Archive for March, 2012
My father, stone mason by trade, didn’t turn his construction business into a fortune 500 company, and chances are you probably won’t either. However, like him, you can still grow a very successful business, if you avoid these five problems that plague nearly every company at some point.
Pitfall #1. Poor time management
If you wish to be successful, whether it being in the business of writing or the business of constructing high rises, then you must plan your business accordingly. Create a sane, workable plan and stick with it. Generate a list of reasonable reachable goals, then implement them. A daily goal sheet is helpful in breaking down larger tasks into smaller manageable chunks.
Pitfall #2. Inadequate marketing
One of the basic principles of capitalism states that successful companies are growing companies. Therefore, good advertising is essential in order to let people know who you are, what your product is and how to find you. Traditional promotions such as television and radio and are good, but you can also reach a greater audience online by advertising on social media websites such as Facebook and Twitter, as well as creating online shops that will give your business a chance to grow in a number of areas. And best of all, social media is free, and it’s everywhere.
Pitfall #3. Hiring before you’re ready
It’s easy to get caught up in the excitement of opening your first business and then hiring before you are ready. Training, bonding (if handling large sums of money) preparing taxes, scheduling, unemployment benefits and insurance must all be considered before hiring someone. Make a plan early on to handle all of these considerations before hanging out that help wanted sign.
Pitfall #4. Babying your business
We often treat our burgeoning companies like adoring parents. The problem with this is that child prodigies are only brilliant to their doting parents. In reality, they’re just another kid on the block.
The best way to avoid this pitfall is to get an annual business valuation report from a professional agency. A valuation report wipes away any glimmer of false hope about your child star and forces you to see things as they are, warts and all. A valuation will show you exactly where the flaws lie in your business, and from there you will be able to correct them.
Pitfall#5. So much overhead, so little profit.
You can reduce your overhead by following a few simple rules. You can buy used and recycled office supplies, or recycle what you already have. Develop a co-op with neighboring businesses in order to share advertising and marketing strategies. And most of all, utilize those tax deductions to your advantage. Your local IRS agent will be more than happy to show you how.
Mark Bowser has a nice little article on discipline (which works well for the home entrepreneur) here: http://www.ziglar.com/groups/sales/?p=643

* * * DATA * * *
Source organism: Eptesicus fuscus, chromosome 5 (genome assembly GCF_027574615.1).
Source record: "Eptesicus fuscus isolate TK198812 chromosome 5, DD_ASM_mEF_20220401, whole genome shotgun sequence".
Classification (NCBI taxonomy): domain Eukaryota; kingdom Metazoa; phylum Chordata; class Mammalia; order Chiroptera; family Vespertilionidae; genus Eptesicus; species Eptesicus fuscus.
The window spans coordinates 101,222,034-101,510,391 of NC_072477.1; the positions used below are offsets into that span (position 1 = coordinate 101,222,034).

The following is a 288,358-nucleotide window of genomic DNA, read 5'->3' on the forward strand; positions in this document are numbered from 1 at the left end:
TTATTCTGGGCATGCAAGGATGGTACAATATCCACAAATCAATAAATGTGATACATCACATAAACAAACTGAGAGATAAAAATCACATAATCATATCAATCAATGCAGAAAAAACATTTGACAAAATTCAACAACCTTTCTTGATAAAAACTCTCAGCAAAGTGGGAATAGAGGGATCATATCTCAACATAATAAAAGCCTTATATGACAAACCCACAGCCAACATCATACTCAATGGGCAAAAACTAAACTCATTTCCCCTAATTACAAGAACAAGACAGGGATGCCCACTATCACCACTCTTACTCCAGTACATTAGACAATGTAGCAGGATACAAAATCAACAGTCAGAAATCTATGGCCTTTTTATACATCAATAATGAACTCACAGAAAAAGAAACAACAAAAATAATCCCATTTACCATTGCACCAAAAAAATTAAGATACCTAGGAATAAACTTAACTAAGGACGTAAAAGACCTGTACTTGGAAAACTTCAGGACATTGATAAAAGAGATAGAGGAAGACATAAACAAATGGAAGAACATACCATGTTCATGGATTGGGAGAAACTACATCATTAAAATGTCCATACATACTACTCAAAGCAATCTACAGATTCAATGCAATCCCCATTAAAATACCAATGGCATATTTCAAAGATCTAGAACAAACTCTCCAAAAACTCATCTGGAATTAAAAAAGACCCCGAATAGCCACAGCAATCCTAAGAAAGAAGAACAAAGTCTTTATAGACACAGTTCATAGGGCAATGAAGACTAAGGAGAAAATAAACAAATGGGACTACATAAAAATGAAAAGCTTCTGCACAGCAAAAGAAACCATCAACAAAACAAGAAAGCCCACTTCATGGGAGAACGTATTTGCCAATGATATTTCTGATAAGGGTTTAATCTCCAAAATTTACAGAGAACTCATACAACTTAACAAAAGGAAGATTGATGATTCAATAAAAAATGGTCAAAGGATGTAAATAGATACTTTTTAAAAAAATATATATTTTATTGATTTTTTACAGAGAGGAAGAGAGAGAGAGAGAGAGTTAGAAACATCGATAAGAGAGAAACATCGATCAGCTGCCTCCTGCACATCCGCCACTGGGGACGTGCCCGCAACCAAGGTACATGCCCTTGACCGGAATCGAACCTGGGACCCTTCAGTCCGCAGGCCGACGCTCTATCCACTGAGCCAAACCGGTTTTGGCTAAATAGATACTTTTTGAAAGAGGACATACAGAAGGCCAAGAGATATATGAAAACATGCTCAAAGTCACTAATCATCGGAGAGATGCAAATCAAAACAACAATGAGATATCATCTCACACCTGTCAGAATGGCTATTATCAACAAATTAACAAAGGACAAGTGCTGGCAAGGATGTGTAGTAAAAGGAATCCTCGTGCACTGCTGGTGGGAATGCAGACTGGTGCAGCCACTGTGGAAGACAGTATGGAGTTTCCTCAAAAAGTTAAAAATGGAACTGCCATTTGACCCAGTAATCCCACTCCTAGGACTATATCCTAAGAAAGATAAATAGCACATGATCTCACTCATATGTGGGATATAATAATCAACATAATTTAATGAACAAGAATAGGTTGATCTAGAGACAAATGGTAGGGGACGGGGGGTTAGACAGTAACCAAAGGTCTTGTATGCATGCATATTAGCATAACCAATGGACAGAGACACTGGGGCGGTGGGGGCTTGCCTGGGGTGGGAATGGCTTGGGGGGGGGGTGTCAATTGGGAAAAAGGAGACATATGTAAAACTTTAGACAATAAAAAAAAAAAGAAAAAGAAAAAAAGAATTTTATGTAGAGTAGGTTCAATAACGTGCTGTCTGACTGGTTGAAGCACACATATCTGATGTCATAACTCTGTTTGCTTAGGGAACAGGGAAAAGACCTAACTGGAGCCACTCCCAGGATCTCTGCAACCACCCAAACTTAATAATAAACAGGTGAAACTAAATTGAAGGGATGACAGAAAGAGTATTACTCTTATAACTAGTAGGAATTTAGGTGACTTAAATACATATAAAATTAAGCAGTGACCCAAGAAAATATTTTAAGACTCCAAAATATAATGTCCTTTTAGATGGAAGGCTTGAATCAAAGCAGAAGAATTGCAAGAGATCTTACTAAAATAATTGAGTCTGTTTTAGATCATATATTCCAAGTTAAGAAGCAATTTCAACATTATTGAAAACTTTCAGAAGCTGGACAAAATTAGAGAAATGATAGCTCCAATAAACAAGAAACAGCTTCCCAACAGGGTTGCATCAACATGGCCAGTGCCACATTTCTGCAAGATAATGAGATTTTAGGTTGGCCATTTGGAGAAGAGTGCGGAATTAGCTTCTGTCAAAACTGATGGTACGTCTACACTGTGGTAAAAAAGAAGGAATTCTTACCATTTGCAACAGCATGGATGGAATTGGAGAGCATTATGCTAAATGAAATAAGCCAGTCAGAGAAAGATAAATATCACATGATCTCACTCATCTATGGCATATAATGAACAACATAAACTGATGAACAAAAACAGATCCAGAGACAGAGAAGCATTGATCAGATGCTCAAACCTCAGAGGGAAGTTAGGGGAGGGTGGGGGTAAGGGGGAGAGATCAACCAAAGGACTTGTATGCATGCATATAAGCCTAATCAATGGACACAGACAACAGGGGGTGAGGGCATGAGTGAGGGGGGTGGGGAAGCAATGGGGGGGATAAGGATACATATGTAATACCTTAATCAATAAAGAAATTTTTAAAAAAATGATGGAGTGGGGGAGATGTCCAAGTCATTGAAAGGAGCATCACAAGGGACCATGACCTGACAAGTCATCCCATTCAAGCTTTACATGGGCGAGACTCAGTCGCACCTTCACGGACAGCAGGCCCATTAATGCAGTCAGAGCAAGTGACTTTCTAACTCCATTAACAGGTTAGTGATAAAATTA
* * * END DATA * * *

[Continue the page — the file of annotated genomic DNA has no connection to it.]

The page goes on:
About.com has a good article on surviving business slumps and hard times
Over at Amazon.com, this book had a lot of good reviews from people over 50 — Best home Businesses for People Over 50
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guest post by my friend, author Patricia Snodgrass
What Do Long Tail Keywords Mean?
What is a long tail keyword? Do you pick one up at the rescue shelter? Does it require a cat box, food, water, regular grooming? Does your new long tail keyword require spaying or neutering?
The answer is of course, none of the above. Simply stated, a long tail keyword is a string of specific key words designed to bring better quality hits to your webpage. Long tail keywords are designed to help searchers find your site quicker and easier.
The average keyword could get lots of hits to your website, but that isn’t going to do you any good if those hits are unproductive. When someone uses a long tail keyword, they are able to find your site because you have what the searcher is looking for. You may not get as many hits with long term keywords, as you would with the average garden variety keyword, but what you will get is people who will be more interested in what you have to say, or in what you are trying to sell.
Lets say you’re looking for a book on how to use keywords more efficiently, but you are as clueless as I am when it comes to talking about adwords, rankings and SERPS. So, you go to amazon.com to find a book that’s easy to understand, but once you type in keyword in their books menu, you get far too many hits. You have neither time nor energy to pick through all the books to find the one you want. How do you find the book you’re looking for?
If you were to type in, easy to understand book keywords ad words, you will find the book you’re searching for quickly. For example, I typed in easy to understand keywords and the Book For Dummies was the top hit. Ultimate Guide to Google AdWords: How to Access 100 Million People in 10 Minutes